Dennis: What you’re describing is an enduring love.
Dennis: I don’t mean to demean your song in any way, because when you sang that song on November 1st and that moment occurred and the magic of that event, and the romance of that – that’s all real, but that’s puppy love.
Dennis: I was going to ask you – would you trade what you had then for what you have now?
Michael: Not in a second.
Dennis: Not in a second. What about you, Heidi?
Heidi: Oh, my goodness. You are so much better with age and to mature and grow and become who you are. Not a chance.
Bob: You were a nice boy, but you’re a nice man.
Michael: I’ve had a lot of people speak that into my life, like “You need to stop being a boy and you need to be a man. Be a man.” I’ve heard that probably the last seven years over a hundred times. “Be a man.”
Bob: When you proposed, did you sing your proposal? Did you write a song for your proposal?
Michael: No. I have to be honest again. I was not a romantic. We were in a mall. We were in a mall.
Dennis: I’m just glad you didn’t do it on the bus with the rest of the band there.
Michael: And I said, “Hey, do you want to go elope?” And she said, “Yeah,” because we had kind of been talking about it. And I called information –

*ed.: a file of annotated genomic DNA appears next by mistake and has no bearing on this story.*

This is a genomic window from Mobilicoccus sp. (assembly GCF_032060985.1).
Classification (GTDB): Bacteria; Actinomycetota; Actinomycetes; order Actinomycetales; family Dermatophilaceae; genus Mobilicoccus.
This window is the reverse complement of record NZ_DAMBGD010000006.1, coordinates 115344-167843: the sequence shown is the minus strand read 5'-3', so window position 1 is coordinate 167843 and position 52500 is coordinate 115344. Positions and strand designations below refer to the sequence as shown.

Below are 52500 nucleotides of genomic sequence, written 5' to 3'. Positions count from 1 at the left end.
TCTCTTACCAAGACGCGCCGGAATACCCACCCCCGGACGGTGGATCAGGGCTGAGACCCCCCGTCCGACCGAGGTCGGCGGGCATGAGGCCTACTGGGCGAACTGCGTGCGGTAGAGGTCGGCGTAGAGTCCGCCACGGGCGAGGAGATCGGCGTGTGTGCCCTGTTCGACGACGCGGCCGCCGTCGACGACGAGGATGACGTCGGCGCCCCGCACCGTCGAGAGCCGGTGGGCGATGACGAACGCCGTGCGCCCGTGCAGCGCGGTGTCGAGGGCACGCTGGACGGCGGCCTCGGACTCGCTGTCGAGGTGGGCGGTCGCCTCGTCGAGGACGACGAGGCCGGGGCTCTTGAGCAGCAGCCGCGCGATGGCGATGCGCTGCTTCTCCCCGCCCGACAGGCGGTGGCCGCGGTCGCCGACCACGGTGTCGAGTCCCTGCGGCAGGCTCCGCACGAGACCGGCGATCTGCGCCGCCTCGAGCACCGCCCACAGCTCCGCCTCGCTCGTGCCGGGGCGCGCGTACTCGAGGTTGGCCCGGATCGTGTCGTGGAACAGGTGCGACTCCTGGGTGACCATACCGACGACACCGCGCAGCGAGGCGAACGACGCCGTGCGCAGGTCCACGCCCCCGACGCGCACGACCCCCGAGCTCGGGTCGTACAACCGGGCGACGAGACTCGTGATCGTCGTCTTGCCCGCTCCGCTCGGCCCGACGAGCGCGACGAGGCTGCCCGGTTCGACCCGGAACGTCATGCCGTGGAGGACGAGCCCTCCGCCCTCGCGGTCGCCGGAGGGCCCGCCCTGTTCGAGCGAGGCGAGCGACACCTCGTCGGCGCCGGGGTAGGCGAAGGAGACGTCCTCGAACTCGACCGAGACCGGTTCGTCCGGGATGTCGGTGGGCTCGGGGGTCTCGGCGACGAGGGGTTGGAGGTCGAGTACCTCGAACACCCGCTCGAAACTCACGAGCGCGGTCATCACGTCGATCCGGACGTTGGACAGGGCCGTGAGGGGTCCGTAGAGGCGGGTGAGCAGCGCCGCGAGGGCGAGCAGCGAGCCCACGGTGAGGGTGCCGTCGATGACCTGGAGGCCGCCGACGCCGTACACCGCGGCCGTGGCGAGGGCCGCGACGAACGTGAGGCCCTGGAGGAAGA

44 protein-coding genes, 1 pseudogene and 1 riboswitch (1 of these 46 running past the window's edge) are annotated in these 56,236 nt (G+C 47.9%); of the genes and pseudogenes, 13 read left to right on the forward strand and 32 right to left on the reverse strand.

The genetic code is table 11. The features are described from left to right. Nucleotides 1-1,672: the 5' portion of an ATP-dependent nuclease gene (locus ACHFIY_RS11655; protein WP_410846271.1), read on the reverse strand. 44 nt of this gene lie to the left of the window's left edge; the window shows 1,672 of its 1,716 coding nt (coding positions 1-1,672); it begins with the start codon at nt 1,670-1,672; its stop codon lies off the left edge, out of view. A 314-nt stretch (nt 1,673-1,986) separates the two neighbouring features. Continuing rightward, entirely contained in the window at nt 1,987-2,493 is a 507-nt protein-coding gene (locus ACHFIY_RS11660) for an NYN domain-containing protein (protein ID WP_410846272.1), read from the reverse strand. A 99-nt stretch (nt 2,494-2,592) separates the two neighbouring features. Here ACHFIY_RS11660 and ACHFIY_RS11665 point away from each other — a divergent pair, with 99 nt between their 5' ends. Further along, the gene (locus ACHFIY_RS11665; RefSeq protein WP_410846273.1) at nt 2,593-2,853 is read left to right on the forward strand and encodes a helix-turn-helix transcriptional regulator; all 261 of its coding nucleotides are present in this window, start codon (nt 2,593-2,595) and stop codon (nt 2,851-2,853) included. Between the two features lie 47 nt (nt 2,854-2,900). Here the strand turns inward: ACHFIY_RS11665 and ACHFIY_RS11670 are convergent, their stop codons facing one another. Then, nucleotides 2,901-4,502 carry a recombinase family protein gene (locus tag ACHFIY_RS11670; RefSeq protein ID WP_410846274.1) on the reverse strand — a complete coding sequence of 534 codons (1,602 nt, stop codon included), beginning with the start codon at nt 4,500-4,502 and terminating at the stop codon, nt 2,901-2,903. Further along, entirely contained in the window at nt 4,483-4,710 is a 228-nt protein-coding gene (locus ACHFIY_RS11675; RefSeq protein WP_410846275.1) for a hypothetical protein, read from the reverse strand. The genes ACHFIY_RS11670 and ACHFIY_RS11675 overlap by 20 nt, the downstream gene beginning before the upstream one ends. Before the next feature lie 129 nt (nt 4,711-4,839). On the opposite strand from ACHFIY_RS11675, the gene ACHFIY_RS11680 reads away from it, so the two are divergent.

Bob: Hey, you wanta go elope? Yeah. Oh, man. This is going to sell a lot of romance records right here.
Michael: Yeah, it’s not good. But eventually we ended up downtown Fort Worth and the jail Justice of the Peace married us.
Michael: Five minutes. Manuel Valdez.
Dennis: That easy? Huh?
Dennis: You can actually do that today.
Heidi: Well, we had to write up an excuse as to why we didn’t have to have the regular three-day waiting period, and we explained “We’re in a traveling singing group. We don’t have a car. We just happened to be in my home town and had access to this car.”
Michael: No blood test in Texas.
Heidi: And we had to go present this summary of our argument, and we had it signed in Divorce Court.
Michael: This is a true story.
Heidi: The judge that was there. He goes, “I hope we don’t see you here again.” We’re like, “Why?” “Well, you just had your marriage license signed in divorce court.”
So the actual regular Justice of the Peace had left for the day, and literally we’re running. I don’t know why we’re telling this story. This is horrible. Nobody do this. This is just – don’t – this is not a good, Godly way.
Michael: It was not good. It wasn’t good.
Heidi: But it is a funny story.
Dennis: You’re running where?
Michael: We’re running to the jail Justice of the Peace because the other Justice of the Peace is out, so we run to get in line.
Heidi: Well, in the correctional facility there’s, you know –
Michael: Yeah, the inmates are getting married, and we ended up going in there. Manuel Valdez married us in five minutes.
Bob: So was it back on the bus and singing that night?
Michael: The next day. But we didn’t tell anybody. We wanted to have a marriage celebration, which we ended up doing later in the year.
Dennis: Hold it, hold it, hold it. I’ve got to figure out where you went from – was it Juan Valdez?
Michael: Manuel Valdez.
Dennis: Manuel Valdez. Where did you go from the jail?
Michael: We went to eat dinner.
Heidi: Oh, this is an awful story.
Michael: We went to eat dinner with her parents and the whole family.